8. Unless I am mistaken, there is no proof whatsoever that Stephen Paddock had or used bump stocks in the Mandalay Bay Massacre. All we have are bald allegations from the FBI. They have never allowed any of the evidence ti be examined independently.

    Given the track record of the FBI and DOJ for lying to the American people and political corruption, there is no reason to believe their claims about anything that happened there that we can’t see on the video.

    That said, it is good that some federal judges still remember the fundamentals of jurisprudence and the rules of statutory construction. The BATFE has gone as far as any federal agency to unlawfully expand regulations. About time it was brought to a halt.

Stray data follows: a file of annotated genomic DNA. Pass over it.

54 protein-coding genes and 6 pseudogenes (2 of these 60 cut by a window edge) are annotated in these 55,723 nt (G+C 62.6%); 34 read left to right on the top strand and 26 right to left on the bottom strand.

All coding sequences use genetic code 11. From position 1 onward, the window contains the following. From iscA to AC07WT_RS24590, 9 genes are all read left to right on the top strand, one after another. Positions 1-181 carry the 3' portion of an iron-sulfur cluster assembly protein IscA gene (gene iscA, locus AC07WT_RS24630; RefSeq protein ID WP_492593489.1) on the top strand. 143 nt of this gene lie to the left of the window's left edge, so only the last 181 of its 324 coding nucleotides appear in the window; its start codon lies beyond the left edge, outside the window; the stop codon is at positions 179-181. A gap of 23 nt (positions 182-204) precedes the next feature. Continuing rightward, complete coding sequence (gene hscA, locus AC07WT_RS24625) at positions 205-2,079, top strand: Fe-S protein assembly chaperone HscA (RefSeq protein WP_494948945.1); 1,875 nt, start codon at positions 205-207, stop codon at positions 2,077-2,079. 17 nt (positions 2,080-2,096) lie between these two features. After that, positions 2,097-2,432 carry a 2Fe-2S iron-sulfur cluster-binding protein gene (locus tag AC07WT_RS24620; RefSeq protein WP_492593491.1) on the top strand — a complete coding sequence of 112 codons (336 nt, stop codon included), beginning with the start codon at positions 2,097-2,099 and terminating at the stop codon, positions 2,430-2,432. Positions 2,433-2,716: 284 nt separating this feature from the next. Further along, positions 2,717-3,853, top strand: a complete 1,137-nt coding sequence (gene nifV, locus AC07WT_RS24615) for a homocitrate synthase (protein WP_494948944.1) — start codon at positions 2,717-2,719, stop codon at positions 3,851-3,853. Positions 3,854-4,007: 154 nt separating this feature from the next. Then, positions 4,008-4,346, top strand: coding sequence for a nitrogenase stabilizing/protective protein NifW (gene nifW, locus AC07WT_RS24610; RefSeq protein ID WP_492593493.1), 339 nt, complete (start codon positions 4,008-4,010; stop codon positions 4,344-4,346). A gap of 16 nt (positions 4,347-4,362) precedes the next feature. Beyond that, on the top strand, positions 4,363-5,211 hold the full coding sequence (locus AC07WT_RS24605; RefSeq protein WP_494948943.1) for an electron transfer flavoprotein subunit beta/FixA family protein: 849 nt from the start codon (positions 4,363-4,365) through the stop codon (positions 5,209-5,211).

9. I don’t see why Mr Keene didn’t mention it, but this decision is the same as West Virginia vs EPA that has restarted four coal fired power plants. Perhaps he believes in the myth of human activity influencing the climate.

    • human activity does influence the climate. When my human activity is something my wife can get upset over the climate changes real fast around my house.